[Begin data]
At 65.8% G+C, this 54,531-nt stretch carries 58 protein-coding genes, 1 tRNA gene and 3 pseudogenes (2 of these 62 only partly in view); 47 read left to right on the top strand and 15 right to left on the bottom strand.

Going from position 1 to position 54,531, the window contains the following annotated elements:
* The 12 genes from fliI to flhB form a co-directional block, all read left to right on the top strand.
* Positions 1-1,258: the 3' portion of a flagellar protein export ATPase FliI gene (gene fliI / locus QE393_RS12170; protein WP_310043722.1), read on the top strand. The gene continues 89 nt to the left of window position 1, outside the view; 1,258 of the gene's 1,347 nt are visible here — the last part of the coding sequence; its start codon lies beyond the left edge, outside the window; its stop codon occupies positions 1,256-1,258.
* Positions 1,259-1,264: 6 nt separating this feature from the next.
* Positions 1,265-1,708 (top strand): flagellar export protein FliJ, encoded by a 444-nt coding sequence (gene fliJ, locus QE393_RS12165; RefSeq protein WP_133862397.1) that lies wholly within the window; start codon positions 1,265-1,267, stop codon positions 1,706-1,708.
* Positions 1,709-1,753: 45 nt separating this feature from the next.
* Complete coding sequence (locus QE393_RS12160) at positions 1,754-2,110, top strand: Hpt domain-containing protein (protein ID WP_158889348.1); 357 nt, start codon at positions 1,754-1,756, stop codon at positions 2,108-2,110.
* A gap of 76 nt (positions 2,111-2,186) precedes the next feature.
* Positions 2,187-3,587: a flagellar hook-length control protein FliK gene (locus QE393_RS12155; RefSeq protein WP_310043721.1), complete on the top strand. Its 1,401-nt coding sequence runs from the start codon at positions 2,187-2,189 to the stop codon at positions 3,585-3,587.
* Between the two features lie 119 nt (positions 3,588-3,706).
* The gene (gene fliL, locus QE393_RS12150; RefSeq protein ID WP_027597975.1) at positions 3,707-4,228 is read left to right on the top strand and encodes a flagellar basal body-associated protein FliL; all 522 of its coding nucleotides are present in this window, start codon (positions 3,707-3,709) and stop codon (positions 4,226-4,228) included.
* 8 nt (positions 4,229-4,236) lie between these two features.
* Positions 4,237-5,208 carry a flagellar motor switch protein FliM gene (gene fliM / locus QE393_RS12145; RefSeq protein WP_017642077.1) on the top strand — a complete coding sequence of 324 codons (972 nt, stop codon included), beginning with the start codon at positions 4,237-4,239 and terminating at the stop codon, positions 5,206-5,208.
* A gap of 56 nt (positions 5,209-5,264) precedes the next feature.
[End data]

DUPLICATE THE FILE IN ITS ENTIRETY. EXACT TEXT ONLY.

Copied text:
At 65.8% G+C, this 54,531-nt stretch carries 58 protein-coding genes, 1 tRNA gene and 3 pseudogenes (2 of these 62 only partly in view); 47 read left to right on the top strand and 15 right to left on the bottom strand.

Going from position 1 to position 54,531, the window contains the following annotated elements:
* The 12 genes from fliI to flhB form a co-directional block, all read left to right on the top strand.
* Positions 1-1,258: the 3' portion of a flagellar protein export ATPase FliI gene (gene fliI / locus QE393_RS12170; protein WP_310043722.1), read on the top strand. The gene continues 89 nt to the left of window position 1, outside the view; 1,258 of the gene's 1,347 nt are visible here — the last part of the coding sequence; its start codon lies beyond the left edge, outside the window; its stop codon occupies positions 1,256-1,258.
* Positions 1,259-1,264: 6 nt separating this feature from the next.
* Positions 1,265-1,708 (top strand): flagellar export protein FliJ, encoded by a 444-nt coding sequence (gene fliJ, locus QE393_RS12165; RefSeq protein WP_133862397.1) that lies wholly within the window; start codon positions 1,265-1,267, stop codon positions 1,706-1,708.
* Positions 1,709-1,753: 45 nt separating this feature from the next.
* Complete coding sequence (locus QE393_RS12160) at positions 1,754-2,110, top strand: Hpt domain-containing protein (protein ID WP_158889348.1); 357 nt, start codon at positions 1,754-1,756, stop codon at positions 2,108-2,110.
* A gap of 76 nt (positions 2,111-2,186) precedes the next feature.
* Positions 2,187-3,587: a flagellar hook-length control protein FliK gene (locus QE393_RS12155; RefSeq protein WP_310043721.1), complete on the top strand. Its 1,401-nt coding sequence runs from the start codon at positions 2,187-2,189 to the stop codon at positions 3,585-3,587.
* Between the two features lie 119 nt (positions 3,588-3,706).
* The gene (gene fliL, locus QE393_RS12150; RefSeq protein ID WP_027597975.1) at positions 3,707-4,228 is read left to right on the top strand and encodes a flagellar basal body-associated protein FliL; all 522 of its coding nucleotides are present in this window, start codon (positions 3,707-3,709) and stop codon (positions 4,226-4,228) included.
* 8 nt (positions 4,229-4,236) lie between these two features.
* Positions 4,237-5,208 carry a flagellar motor switch protein FliM gene (gene fliM / locus QE393_RS12145; RefSeq protein WP_017642077.1) on the top strand — a complete coding sequence of 324 codons (972 nt, stop codon included), beginning with the start codon at positions 4,237-4,239 and terminating at the stop codon, positions 5,206-5,208.
* A gap of 56 nt (positions 5,209-5,264) precedes the next feature.